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Probably partially baked in rural area and third world countries, but oh well
For anyone who home composts, there's a
number of problems that come with the
territory. keeping pests out, preventing it
from freezing over and filling up to fast in
the winter, etc. there's also many people
who would like to compost but have no
place for the fresh soil, and so send
waste out with the trash, where it
will sit, preserved in a plastic baggie, for
decades (possibly centuries. I don't know
my trash science).
my suggested solution is a number of
giant composting stations at regular
intervals on city property, manned and run
by the city. Each station is essentially a
giant dumpster with an underground
chamber and accessway. Waste is
deposited into the sides through hinged
entry ports, and soil can be taken from the
basement chamber. (there would be a
series of various locks and separators and
such for clean extraction of the dirt.
perhaps a small room in the basement
chamber with a sort of air lock
mechanism, otherwise sealed from the
Every year (or suitable interval
according to decomposition rate) the city
department would send a maintainence
crew to remove a portion of soil and make
it available to the public at large. Free, of
course, because it was their garbage in the
first place. The home composters don't
have to worry, those who want to have the
opportunity, less waste in landfills, more
jobs, and everyone gets a free T-shirt and
a cup of coffee.
the problem I see is people being too lazy
to walk half a block to drop off their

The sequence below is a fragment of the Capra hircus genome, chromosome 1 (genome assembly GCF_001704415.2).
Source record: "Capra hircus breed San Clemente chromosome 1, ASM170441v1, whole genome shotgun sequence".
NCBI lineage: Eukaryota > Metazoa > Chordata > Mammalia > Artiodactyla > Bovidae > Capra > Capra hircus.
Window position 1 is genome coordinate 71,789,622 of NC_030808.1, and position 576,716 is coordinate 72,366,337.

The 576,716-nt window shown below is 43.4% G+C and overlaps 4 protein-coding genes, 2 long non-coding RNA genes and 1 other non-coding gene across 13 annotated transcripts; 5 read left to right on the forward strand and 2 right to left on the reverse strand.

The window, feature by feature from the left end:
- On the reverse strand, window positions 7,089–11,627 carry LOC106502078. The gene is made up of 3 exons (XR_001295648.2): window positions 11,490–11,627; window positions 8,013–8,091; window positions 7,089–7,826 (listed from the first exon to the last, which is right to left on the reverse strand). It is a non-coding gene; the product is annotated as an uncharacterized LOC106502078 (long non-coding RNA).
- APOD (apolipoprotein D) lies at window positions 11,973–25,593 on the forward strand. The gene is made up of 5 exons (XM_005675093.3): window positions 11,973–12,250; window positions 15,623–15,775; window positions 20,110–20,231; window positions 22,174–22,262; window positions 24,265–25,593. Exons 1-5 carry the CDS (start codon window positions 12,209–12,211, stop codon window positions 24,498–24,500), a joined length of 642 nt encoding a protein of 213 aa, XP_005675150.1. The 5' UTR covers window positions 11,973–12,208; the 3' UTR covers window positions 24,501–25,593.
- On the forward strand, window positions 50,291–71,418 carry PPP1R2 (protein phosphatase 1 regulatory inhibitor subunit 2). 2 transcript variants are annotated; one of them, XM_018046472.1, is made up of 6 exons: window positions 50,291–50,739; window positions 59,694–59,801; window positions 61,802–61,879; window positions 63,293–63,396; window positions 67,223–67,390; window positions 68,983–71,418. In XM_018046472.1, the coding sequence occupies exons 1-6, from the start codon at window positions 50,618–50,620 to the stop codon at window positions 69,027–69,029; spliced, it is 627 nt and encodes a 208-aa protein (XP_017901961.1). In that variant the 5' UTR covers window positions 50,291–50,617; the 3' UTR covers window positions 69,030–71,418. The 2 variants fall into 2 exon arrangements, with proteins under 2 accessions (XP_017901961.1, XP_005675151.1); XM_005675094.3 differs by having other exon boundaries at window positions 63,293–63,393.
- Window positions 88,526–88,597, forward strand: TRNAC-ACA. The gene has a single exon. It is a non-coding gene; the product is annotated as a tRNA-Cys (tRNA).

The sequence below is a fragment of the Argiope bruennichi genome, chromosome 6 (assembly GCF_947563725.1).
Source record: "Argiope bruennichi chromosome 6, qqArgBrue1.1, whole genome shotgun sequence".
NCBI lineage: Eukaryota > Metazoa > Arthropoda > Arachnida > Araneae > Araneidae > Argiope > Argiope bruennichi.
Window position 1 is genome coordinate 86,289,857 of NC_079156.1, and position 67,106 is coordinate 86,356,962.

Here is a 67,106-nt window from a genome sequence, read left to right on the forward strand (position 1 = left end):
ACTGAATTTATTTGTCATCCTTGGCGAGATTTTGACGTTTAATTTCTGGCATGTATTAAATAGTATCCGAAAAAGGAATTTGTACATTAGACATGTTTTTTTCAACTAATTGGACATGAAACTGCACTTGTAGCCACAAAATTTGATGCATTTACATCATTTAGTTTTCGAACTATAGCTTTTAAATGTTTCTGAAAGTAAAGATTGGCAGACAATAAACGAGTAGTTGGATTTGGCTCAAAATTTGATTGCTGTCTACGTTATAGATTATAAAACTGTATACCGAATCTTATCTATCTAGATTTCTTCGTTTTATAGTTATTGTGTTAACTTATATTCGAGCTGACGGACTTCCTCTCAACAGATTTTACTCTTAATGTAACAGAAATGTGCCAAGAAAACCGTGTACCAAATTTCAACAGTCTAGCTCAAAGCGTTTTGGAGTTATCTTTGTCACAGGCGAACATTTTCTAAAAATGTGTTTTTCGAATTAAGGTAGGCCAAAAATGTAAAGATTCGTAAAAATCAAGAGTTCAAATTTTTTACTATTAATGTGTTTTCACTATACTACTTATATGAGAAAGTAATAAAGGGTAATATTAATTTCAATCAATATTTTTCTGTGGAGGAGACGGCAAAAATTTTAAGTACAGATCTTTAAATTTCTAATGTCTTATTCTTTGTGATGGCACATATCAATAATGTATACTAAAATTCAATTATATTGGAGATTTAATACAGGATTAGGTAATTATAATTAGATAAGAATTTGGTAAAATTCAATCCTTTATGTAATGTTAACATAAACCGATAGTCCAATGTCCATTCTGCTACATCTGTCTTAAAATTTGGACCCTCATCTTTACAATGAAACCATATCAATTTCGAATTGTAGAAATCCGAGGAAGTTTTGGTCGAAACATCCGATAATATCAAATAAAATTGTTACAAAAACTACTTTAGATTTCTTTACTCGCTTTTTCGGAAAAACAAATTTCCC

garbage. maybe making compost buckets
part of the garbageperson's job would be
a solution, but I doubt it. The second
problem would be McCarthyists who
would start raving about how composting
leads to godless communism. but oh well
Quite baked [Worldgineer, Apr 01 2005]
||This is commonly done with yard waste, and where I live they are now allowing anything compostable. You put out a large clearly labeled garbage can, and it's picked up on trash day. They don't give back the compost, however - it's generally sold.
||here, you can have a bagfull of mine if you want it. +1
||world, hah; Ted and Joe's Marvellous Adventure.
||We have this here also (UK) - green bins
in which you can put anything (or
possibly anybody - not tried this yet)
which will compost. Dunno where it all
winds up though.
||Where I used to live, the dump, for some reason, had a knack of drawing all the degradeable stuff out into the open, and pumpkins and tomatoes grow there in abundance, maybe they hire tramps to go dump diving to find degradable stuff?
||I keep having the problem of all my kitchen waste miraculously sprouting weeds.
||I believe that there is a Glaswegian company that creates compost, bags it, and sells it to gardeners and garden centers...
||How long did you live in the dump?
||As [Basepair] suggests, this is well
baked. Some councils sell compost
generated from this method - the only
problem is that it often contains
perennial weeds such as Bindweed
which you would avoid putting in your
||[World] I have never lived in a dump, and although it seems to be an interesting experience, I don't plan to live in a dump any time soon. I visited the dump a fair bit, as I helped my aunty who lived on a farm she would dispose of loads of stuff at the dump.
||//third-world countries// like Canada. (That's not
sarcasm: the only marker we need to complete the
set is a dictator with a chestful of self-awarded
||Anyways, well baked here, for a while now.
Trucks collect household organic waste every
week (though from the look of things it's going to
be every two weeks soon), and yard waste every
two weeks, seasonally. Every summer there's piles
and piles of the resulting compost at transfer
stations, available to be picked up by residents (or
anybody with a truck, basically).
||It works, despite being run by the government.